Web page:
The War that Could Not Be Won: My Article from 2012


Friends of Padre Steve’s World,

I have been watching with great concern the situation in Afghanistan since President Biden made what I believe was the correct decision to withdraw from Afghanistan. Yesterday, Kabul fell to the Taliban which overthrew the Afghan government in a lightening campaign that lasted just 10 days. It wasn’t so much that the Taliban defeated government forces, it was the unprecedented collapse and surrender of those forces often without a shot being fired. Michael Hastings wrote: Whether or not Afghanistan would be a peaceful nation-state had we not gone into Iraq I doubt. Afghanistan is going to be Afghanistan, no matter how hard we try to make it something else. He was correct, as I was in 2012.

I will write more about this over the coming days and detail the reasons for the collapse and the false assumptions about the resilience and staying power of the Afghan government, military and police forces.

I believe that we lost Afghanistan in the summer of 2002 when the Bush administration shifted its focus to invade Iraq and denuded the efforts to find and kill Osama Bin Laden and finish off the Taliban. Then we tried to remake Afghanistan in our image, a Western democracy foreign to its history, culture and religion. The Soviets attempted to turn Afghanistan into a Soviet state, like us they failed.

What follows is an unedited article that I published in February 2012. The link to that article in case you doubt me is here: https://padresteve.com/2012/02/27/the-war-that-cannot-be-won-afghanistan-2012/

As I said I will write more in the coming days and I will be unsparingly honest in my use of Afghan history, my knowledge of military history, strategy, counter-insurgency warfare, and the role of religion and culture that to our detriment we ignored. But for tonight I leave you with this article: The War That Cannot be Won, Afghanistan 2012.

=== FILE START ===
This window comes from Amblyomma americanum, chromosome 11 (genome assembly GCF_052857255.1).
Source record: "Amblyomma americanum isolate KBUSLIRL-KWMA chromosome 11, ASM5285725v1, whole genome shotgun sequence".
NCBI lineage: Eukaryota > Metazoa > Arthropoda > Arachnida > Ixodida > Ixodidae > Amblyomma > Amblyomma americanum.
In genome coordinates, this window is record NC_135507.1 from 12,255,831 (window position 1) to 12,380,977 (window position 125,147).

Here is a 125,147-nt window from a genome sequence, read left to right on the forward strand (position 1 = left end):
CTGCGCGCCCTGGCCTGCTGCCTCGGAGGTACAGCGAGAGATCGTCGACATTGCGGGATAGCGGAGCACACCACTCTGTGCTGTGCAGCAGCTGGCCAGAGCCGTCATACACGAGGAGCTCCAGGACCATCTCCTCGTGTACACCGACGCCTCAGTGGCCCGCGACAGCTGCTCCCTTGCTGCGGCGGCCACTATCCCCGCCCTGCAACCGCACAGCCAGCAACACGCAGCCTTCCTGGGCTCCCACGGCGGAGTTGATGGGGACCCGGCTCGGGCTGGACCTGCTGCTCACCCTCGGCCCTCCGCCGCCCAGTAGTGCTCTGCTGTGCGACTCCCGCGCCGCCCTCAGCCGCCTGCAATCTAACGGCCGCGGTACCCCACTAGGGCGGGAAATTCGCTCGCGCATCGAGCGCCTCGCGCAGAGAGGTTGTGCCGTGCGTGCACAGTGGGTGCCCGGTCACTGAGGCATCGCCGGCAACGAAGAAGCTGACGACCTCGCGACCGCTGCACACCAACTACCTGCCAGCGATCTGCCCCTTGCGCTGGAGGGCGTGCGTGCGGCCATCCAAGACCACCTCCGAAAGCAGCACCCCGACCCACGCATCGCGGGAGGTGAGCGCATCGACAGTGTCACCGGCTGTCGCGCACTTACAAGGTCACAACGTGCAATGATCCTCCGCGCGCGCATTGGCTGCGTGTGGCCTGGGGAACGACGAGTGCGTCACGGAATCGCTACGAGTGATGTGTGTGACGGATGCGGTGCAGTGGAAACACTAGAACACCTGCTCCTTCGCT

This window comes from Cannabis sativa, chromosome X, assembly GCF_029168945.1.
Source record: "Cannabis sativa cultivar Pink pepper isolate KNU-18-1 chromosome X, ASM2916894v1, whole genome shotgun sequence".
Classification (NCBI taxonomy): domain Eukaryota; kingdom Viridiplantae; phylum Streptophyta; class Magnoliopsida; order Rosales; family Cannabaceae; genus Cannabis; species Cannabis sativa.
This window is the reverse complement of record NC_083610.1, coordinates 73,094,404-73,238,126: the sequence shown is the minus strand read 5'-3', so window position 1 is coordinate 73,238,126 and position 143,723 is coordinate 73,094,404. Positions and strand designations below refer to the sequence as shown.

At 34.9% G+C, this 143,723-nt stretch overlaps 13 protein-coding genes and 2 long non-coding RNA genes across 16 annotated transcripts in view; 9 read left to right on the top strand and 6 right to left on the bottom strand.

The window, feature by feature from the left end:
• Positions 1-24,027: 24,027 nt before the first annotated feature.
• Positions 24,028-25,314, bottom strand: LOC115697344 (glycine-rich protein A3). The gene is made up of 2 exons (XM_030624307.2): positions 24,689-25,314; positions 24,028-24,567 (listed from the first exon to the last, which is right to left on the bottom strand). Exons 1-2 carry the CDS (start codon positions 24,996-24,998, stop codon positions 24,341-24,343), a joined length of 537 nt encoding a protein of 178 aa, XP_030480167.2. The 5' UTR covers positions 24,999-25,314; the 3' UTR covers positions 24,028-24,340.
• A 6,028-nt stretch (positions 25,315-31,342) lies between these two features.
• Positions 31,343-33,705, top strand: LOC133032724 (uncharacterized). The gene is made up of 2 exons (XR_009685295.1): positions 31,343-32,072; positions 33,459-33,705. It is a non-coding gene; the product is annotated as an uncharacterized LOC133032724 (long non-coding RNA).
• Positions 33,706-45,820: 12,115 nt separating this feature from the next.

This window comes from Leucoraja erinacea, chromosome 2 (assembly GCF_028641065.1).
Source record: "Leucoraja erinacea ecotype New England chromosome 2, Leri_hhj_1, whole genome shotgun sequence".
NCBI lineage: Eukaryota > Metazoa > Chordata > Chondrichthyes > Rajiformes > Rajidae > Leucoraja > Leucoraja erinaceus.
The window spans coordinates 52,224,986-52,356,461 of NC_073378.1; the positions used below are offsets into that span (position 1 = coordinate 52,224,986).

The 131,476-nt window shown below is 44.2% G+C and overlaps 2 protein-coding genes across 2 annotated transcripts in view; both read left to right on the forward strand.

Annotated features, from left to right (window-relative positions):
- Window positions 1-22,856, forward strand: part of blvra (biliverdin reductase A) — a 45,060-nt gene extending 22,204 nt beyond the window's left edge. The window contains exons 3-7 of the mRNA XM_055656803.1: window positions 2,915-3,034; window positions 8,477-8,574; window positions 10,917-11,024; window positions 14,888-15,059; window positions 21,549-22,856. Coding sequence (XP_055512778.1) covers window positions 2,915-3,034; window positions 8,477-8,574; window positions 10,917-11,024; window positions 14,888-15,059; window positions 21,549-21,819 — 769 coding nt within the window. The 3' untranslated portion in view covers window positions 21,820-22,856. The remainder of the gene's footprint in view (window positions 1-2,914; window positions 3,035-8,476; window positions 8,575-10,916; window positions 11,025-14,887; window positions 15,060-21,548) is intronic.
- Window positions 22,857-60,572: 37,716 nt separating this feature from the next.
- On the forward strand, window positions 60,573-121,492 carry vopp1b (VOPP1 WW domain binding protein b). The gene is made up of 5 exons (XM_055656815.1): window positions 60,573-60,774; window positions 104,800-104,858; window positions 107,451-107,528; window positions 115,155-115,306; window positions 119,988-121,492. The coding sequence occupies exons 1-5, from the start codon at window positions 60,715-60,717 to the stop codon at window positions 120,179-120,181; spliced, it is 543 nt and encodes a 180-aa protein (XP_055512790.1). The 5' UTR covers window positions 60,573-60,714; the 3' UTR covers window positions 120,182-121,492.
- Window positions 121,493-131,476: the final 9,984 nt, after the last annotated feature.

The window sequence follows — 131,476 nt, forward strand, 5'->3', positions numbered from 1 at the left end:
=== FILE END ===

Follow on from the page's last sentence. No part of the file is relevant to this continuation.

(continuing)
Peace,

Padre Steve+

The War That Cannot Be Won, Afghanistan 2012

“There is no single piece of land in Afghanistan that has not been occupied by a Soviet soldier . . . no single military problem that has arisen and not been solved, and yet there is still no result.”  Sergei Akhromeyev, Soviet General Staff Chief 1986

Sometimes one wonders if anyone actually reads history and if they do whether they actually want to learn from it. Back in 1979 the Soviet Union had advisors in Afghanistan. A lot of them. A local and indigenous Communist Party had some measure of political power and this was before the Soviets invaded.

However in March 1979 a major unit of the Afghan National Army in the city of Herat mutinied against the Soviets and the Afghan government. Before the mutiny was put down 50 Soviet advisors as well as 300 of their dependents were brutally murdered by Afghan Army personnel. A further 5000 Afghans died in the revolt.